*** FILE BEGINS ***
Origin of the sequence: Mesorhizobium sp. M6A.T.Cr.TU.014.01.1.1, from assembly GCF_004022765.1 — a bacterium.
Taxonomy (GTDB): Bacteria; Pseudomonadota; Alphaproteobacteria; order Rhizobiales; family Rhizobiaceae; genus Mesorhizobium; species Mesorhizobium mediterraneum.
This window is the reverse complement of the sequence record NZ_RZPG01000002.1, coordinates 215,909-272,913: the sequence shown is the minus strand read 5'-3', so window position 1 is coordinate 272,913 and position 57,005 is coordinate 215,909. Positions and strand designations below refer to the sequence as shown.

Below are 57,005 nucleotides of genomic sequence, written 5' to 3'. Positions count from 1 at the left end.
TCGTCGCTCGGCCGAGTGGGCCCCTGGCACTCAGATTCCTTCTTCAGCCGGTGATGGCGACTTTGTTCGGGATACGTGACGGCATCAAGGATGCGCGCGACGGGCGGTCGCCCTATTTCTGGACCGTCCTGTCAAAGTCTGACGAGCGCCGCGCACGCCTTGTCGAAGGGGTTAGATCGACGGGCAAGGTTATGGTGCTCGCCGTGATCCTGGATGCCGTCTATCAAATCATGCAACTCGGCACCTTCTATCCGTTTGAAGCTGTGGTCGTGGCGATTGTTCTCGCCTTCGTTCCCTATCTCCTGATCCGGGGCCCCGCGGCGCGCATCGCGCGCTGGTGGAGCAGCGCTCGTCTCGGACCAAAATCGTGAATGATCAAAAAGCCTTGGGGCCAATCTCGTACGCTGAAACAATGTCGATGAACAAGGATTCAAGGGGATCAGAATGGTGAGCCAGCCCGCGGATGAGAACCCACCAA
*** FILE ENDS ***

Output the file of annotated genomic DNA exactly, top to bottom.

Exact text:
Origin of the sequence: Mesorhizobium sp. M6A.T.Cr.TU.014.01.1.1, from assembly GCF_004022765.1 — a bacterium.
Taxonomy (GTDB): Bacteria; Pseudomonadota; Alphaproteobacteria; order Rhizobiales; family Rhizobiaceae; genus Mesorhizobium; species Mesorhizobium mediterraneum.
This window is the reverse complement of the sequence record NZ_RZPG01000002.1, coordinates 215,909-272,913: the sequence shown is the minus strand read 5'-3', so window position 1 is coordinate 272,913 and position 57,005 is coordinate 215,909. Positions and strand designations below refer to the sequence as shown.

Below are 57,005 nucleotides of genomic sequence, written 5' to 3'. Positions count from 1 at the left end.
TCGTCGCTCGGCCGAGTGGGCCCCTGGCACTCAGATTCCTTCTTCAGCCGGTGATGGCGACTTTGTTCGGGATACGTGACGGCATCAAGGATGCGCGCGACGGGCGGTCGCCCTATTTCTGGACCGTCCTGTCAAAGTCTGACGAGCGCCGCGCACGCCTTGTCGAAGGGGTTAGATCGACGGGCAAGGTTATGGTGCTCGCCGTGATCCTGGATGCCGTCTATCAAATCATGCAACTCGGCACCTTCTATCCGTTTGAAGCTGTGGTCGTGGCGATTGTTCTCGCCTTCGTTCCCTATCTCCTGATCCGGGGCCCCGCGGCGCGCATCGCGCGCTGGTGGAGCAGCGCTCGTCTCGGACCAAAATCGTGAATGATCAAAAAGCCTTGGGGCCAATCTCGTACGCTGAAACAATGTCGATGAACAAGGATTCAAGGGGATCAGAATGGTGAGCCAGCCCGCGGATGAGAACCCACCAA